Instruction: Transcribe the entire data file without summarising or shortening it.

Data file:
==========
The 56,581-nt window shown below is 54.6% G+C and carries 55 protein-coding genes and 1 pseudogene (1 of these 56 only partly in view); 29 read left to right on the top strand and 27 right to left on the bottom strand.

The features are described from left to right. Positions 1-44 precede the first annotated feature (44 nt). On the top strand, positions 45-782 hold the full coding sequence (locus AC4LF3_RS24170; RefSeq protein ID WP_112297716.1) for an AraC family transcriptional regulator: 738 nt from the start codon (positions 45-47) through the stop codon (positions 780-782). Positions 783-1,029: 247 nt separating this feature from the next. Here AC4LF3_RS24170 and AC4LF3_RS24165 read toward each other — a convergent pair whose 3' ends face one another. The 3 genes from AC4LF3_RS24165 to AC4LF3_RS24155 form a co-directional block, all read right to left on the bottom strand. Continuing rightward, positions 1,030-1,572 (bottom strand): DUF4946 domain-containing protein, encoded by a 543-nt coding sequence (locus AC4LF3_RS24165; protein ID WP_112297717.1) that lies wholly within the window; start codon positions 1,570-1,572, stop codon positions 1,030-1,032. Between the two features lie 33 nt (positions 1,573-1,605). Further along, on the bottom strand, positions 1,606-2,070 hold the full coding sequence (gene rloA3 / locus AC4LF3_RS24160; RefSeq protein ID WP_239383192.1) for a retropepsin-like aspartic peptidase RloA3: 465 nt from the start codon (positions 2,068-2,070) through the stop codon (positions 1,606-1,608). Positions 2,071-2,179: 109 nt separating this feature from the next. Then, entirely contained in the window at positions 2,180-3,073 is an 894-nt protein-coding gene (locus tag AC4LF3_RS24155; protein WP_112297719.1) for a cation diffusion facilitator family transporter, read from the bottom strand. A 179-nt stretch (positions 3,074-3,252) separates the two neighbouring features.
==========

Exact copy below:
The 56,581-nt window shown below is 54.6% G+C and carries 55 protein-coding genes and 1 pseudogene (1 of these 56 only partly in view); 29 read left to right on the top strand and 27 right to left on the bottom strand.

The features are described from left to right. Positions 1-44 precede the first annotated feature (44 nt). On the top strand, positions 45-782 hold the full coding sequence (locus AC4LF3_RS24170; RefSeq protein ID WP_112297716.1) for an AraC family transcriptional regulator: 738 nt from the start codon (positions 45-47) through the stop codon (positions 780-782). Positions 783-1,029: 247 nt separating this feature from the next. Here AC4LF3_RS24170 and AC4LF3_RS24165 read toward each other — a convergent pair whose 3' ends face one another. The 3 genes from AC4LF3_RS24165 to AC4LF3_RS24155 form a co-directional block, all read right to left on the bottom strand. Continuing rightward, positions 1,030-1,572 (bottom strand): DUF4946 domain-containing protein, encoded by a 543-nt coding sequence (locus AC4LF3_RS24165; protein ID WP_112297717.1) that lies wholly within the window; start codon positions 1,570-1,572, stop codon positions 1,030-1,032. Between the two features lie 33 nt (positions 1,573-1,605). Further along, on the bottom strand, positions 1,606-2,070 hold the full coding sequence (gene rloA3 / locus AC4LF3_RS24160; RefSeq protein ID WP_239383192.1) for a retropepsin-like aspartic peptidase RloA3: 465 nt from the start codon (positions 2,068-2,070) through the stop codon (positions 1,606-1,608). Positions 2,071-2,179: 109 nt separating this feature from the next. Then, entirely contained in the window at positions 2,180-3,073 is an 894-nt protein-coding gene (locus tag AC4LF3_RS24155; protein WP_112297719.1) for a cation diffusion facilitator family transporter, read from the bottom strand. A 179-nt stretch (positions 3,074-3,252) separates the two neighbouring features.